Casentino: a hidden gem
Legend has it that in building Florence’s Palazzo della Signoria, now the iconic Palazzo Vecchio, the architect Arnolfo da Cambio was aiming for something as beautiful as the Castle of the Conti Guidi in Casentino.
This castle, which also goes by the name of the neighboring town of Poppi, dominates the wide Casentino valley; it was hailed by Vasari, moreover, as the “prototype” of Florentine palazzos. In 1289, the Battle of Campaldino was fought around its walls, the Florentine Guelphs and the Ghibellines of Arezzo at each others’ throats. Among the former there was a young soldier by the name of Dante Alighieri, who even today provides the historical and cultural thread of this sentimental journey through the Casentino.
The Casentino. Many readers won’t be familiar with this harsh mountain valley, scored into the earth between Florence, Arezzo and Romagna. It’s a sublime landscape, one that deserves more mentions among the endless, facile odes to beautiful Tuscany.
I’ll openly admit from the get-go that this is my part of the world. I grew up beside the cemetery of Borgo alla Collina, where I lived with my grandparents, and I know virtually all the epigraphs, all the souls who once graced my summers. But I’m also a world traveler, and I can say that I’ve rarely found a territory as rich as this in culture, spirituality, flavors, arts and crafts, and nature – in short, a calm, almost mystical beauty.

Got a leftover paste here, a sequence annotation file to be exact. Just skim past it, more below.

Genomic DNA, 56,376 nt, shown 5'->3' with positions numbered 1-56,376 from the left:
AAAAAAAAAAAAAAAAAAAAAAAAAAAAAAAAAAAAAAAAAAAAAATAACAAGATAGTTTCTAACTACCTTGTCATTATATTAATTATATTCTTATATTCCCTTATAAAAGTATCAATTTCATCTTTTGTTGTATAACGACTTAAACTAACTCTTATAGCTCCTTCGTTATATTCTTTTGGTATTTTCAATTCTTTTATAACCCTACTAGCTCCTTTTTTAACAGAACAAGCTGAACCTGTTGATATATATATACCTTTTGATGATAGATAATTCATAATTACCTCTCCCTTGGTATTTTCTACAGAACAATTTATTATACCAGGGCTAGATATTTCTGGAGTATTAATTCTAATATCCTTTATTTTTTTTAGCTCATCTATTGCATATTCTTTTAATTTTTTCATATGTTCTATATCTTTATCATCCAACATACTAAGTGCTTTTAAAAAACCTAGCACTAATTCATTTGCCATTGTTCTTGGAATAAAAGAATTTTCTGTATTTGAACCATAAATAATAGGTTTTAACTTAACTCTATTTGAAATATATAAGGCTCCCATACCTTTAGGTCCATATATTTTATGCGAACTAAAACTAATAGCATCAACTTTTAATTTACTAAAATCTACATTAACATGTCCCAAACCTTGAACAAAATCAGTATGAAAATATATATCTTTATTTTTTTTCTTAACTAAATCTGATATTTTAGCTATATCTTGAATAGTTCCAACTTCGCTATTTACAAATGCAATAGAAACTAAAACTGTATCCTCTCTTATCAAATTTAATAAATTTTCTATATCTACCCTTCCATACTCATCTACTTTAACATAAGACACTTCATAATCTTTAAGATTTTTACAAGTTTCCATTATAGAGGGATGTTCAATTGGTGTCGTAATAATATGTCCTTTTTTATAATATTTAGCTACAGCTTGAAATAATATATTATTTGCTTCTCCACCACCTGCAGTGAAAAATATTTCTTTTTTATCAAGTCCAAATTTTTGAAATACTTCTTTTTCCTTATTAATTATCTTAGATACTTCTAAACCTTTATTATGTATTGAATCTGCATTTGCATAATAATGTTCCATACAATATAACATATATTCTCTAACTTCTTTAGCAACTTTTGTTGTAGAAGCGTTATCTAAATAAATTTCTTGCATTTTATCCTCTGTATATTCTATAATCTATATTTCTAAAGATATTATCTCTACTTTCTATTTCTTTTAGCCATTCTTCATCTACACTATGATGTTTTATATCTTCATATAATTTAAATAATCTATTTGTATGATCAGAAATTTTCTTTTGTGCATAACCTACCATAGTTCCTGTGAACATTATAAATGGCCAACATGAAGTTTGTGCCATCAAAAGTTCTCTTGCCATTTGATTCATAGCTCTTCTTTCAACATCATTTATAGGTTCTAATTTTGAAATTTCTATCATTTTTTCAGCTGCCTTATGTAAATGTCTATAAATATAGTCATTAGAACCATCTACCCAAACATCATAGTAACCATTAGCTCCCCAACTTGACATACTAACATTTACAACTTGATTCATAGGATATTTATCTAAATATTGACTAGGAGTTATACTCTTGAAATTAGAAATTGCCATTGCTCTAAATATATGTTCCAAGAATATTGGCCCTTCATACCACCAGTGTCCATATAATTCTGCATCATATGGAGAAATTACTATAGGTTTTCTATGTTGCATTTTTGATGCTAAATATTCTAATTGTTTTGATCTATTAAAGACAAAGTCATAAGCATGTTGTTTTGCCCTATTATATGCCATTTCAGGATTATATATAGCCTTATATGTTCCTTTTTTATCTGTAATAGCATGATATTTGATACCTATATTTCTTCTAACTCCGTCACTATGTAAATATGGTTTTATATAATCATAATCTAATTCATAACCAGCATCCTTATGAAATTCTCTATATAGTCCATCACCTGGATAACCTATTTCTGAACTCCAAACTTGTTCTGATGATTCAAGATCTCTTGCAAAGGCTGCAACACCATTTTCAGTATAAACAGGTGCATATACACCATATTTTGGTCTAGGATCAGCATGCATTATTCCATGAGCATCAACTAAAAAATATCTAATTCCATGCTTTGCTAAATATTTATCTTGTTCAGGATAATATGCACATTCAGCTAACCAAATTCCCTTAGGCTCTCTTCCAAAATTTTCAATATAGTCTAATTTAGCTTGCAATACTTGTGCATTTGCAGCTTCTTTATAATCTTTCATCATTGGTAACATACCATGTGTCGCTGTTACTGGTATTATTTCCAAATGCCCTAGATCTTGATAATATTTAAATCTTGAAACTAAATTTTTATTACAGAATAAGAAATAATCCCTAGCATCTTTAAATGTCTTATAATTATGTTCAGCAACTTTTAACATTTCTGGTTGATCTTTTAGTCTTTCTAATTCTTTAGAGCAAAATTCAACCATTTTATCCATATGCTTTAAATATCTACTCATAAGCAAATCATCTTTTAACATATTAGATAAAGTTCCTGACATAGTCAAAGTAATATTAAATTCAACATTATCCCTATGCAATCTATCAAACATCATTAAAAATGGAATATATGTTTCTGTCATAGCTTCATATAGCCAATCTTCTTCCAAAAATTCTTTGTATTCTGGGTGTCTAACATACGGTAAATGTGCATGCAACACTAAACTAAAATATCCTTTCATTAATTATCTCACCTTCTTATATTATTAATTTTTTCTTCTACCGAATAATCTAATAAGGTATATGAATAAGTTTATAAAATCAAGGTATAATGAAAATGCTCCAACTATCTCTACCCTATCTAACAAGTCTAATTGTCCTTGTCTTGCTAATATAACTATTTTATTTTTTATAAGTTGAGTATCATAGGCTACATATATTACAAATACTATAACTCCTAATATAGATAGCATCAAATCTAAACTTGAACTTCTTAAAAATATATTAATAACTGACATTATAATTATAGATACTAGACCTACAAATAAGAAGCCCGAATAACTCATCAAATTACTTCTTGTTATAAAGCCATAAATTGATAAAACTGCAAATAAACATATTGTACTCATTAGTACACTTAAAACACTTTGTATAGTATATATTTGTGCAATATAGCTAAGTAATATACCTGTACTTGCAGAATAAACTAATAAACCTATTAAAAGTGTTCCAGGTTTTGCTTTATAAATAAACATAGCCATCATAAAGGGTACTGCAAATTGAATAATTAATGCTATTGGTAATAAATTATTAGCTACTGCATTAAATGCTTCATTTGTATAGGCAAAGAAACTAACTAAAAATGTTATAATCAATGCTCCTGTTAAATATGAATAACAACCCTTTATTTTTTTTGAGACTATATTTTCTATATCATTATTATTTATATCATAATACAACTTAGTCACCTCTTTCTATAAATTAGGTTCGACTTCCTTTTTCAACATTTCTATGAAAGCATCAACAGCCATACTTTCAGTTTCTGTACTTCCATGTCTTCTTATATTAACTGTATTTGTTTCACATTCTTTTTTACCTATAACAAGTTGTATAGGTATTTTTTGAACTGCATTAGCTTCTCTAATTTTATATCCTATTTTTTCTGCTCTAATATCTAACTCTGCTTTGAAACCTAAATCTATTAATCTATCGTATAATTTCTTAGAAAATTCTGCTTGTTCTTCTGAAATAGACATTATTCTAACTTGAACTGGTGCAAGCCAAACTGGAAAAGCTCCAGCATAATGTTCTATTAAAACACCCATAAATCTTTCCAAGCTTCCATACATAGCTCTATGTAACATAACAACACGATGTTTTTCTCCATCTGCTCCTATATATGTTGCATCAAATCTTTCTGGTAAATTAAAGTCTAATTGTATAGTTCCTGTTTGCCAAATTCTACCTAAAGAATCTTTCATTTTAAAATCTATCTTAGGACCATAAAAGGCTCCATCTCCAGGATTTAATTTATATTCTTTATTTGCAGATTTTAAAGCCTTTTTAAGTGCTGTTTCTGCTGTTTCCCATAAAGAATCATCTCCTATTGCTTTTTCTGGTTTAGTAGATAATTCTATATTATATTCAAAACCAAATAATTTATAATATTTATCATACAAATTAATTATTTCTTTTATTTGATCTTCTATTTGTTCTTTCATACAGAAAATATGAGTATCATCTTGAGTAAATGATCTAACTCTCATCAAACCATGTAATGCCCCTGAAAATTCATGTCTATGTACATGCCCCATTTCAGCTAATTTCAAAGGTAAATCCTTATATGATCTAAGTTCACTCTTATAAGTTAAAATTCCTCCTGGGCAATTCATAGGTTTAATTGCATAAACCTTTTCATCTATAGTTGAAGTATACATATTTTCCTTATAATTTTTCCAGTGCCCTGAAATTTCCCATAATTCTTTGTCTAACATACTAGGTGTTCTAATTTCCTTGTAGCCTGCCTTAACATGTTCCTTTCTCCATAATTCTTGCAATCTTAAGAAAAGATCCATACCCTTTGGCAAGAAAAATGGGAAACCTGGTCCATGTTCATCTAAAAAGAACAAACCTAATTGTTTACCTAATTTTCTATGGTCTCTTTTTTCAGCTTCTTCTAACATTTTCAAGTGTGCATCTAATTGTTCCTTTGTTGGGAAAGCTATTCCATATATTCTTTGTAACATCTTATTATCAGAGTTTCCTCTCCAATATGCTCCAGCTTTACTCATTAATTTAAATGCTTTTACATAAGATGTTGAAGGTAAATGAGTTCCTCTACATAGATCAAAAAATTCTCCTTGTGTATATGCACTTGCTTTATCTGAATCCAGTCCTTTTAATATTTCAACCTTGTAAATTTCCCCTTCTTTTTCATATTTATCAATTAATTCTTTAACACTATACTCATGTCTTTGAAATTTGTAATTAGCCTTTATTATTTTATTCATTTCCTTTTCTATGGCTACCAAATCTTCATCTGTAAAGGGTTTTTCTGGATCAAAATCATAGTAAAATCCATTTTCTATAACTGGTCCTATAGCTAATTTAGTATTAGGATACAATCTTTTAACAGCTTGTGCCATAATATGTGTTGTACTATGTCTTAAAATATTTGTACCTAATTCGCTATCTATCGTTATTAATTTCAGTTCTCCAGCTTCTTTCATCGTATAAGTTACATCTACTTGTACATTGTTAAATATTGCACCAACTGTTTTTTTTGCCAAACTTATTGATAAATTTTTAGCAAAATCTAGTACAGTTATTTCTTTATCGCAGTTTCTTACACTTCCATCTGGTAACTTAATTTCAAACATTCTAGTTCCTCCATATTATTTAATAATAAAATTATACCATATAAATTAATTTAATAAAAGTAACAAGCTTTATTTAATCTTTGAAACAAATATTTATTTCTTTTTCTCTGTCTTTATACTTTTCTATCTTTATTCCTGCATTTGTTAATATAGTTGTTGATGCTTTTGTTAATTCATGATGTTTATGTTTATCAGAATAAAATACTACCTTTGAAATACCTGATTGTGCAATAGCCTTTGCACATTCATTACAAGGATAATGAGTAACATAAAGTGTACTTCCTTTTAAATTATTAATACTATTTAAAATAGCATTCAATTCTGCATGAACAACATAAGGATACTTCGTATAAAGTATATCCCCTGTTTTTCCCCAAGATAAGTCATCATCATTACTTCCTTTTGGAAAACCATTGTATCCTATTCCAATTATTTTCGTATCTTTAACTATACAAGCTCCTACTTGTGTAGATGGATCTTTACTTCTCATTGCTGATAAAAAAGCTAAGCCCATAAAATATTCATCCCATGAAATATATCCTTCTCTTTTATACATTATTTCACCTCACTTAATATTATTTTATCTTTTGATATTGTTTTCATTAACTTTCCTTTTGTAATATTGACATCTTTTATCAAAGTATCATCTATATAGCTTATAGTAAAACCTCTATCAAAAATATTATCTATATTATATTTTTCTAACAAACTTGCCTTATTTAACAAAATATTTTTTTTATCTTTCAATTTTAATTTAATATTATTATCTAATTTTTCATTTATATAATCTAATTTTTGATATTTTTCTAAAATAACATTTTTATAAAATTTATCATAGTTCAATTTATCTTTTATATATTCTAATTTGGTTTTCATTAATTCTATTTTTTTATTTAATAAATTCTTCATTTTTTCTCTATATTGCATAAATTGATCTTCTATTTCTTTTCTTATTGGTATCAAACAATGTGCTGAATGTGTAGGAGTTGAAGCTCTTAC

Nature above all. The Casentinesi Forests National Park offers a biodiversity of flora and fauna superior to any other mountain range in Italy. Take a walk here. There are paths for people of all ages and experience, and all are absolutely gorgeous. In this Garden of Eden, you will find fairytale-like abbeys, tiny country churches and sacred places of peace: from the grand old complex of Vallombrosa (where my parents got married!) to the parish church of Romena, via the hermitage of Camaldoli and the sanctuary of La Verna, the “crudo sasso intra Tevero e Arno” (Dante’s Paradiso Canto XI) – the rough rock between the Arno and Tiber, where St. Francis received the stigmata. The area’s pilgrimage routes, which should indeed be approached with the soul of a pilgrim and the dreaming eyes of a wayfarer, will show you the crafts and traditions that have weathered local hands with lines and wrinkles, and made the Casentino as unique as its people. Take my grandfather Giulio, for instance, and his brother Elio. I remember the newspapers when great uncle Elio won the “Prezzolini” for his work on the cathedral of Notre Dame in Paris. He was a stonecutter, an “artist in stone”. He would pass the days in a quarry that pulsated with dust and magic, and what was pietra serena one morning would be a jamb, a face, a statue, a god, a fireplace the next. Oh, how many fireplaces he made!